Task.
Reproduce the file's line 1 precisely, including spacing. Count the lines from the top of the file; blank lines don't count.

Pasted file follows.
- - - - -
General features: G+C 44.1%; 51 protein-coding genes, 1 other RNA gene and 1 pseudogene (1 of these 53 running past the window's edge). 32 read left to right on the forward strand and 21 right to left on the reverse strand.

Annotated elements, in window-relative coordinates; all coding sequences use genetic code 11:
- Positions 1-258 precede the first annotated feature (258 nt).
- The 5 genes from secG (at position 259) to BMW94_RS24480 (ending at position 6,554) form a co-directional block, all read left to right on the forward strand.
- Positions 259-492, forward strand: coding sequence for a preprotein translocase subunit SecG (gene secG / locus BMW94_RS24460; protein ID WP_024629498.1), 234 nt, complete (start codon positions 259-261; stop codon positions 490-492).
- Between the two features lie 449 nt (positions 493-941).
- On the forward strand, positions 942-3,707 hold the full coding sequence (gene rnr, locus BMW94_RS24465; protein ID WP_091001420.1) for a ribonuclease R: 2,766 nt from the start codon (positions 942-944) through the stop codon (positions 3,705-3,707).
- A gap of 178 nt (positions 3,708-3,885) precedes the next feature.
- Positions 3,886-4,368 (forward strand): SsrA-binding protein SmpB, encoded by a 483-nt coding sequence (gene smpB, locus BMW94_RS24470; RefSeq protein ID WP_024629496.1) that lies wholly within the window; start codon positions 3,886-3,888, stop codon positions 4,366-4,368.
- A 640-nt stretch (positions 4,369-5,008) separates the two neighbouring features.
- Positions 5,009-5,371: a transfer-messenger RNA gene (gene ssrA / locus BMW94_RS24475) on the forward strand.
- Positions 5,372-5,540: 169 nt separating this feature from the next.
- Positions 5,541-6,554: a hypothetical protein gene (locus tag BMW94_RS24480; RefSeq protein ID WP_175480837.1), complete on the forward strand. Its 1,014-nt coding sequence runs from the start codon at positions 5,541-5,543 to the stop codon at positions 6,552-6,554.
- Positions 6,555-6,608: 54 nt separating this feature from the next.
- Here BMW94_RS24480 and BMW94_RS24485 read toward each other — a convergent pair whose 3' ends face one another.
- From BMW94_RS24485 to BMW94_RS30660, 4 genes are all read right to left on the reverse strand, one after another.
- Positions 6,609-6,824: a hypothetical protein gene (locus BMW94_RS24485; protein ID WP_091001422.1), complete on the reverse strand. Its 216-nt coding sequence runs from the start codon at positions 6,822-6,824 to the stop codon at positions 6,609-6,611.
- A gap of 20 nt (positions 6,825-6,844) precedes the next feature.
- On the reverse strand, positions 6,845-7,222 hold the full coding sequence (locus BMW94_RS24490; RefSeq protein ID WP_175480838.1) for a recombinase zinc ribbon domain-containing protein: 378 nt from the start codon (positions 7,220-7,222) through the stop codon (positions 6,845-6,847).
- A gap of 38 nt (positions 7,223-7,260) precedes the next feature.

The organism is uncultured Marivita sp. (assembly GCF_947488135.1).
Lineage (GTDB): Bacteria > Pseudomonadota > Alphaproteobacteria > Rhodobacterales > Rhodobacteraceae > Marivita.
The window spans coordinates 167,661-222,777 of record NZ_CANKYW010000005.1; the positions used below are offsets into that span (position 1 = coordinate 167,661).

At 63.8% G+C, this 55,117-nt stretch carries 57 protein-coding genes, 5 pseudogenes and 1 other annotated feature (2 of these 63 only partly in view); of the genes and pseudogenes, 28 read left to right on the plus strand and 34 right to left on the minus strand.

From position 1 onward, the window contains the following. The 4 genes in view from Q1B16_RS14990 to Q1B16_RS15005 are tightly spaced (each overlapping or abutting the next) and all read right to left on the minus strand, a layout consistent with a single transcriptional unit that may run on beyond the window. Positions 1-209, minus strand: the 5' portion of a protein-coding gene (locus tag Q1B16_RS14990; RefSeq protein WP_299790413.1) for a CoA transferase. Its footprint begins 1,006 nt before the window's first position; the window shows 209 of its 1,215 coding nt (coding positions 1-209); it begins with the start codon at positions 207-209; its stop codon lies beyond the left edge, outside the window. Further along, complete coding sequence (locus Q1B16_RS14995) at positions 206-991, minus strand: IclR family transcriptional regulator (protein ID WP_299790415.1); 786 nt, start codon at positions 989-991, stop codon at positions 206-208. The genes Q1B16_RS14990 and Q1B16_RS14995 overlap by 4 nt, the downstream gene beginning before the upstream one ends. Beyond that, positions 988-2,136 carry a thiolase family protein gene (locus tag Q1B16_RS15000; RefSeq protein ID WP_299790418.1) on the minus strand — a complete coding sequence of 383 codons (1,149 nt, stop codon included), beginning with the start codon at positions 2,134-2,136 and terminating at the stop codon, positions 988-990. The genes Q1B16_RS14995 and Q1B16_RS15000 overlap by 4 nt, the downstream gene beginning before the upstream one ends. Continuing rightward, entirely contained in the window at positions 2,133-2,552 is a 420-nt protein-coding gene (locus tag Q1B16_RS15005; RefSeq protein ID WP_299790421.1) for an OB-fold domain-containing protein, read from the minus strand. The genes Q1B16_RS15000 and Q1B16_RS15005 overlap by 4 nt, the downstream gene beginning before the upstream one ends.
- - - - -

General features: G+C 44.1%; 51 protein-coding genes, 1 other RNA gene and 1 pseudogene (1 of these 53 running past the window's edge). 32 read left to right on the forward strand and 21 right to left on the reverse strand.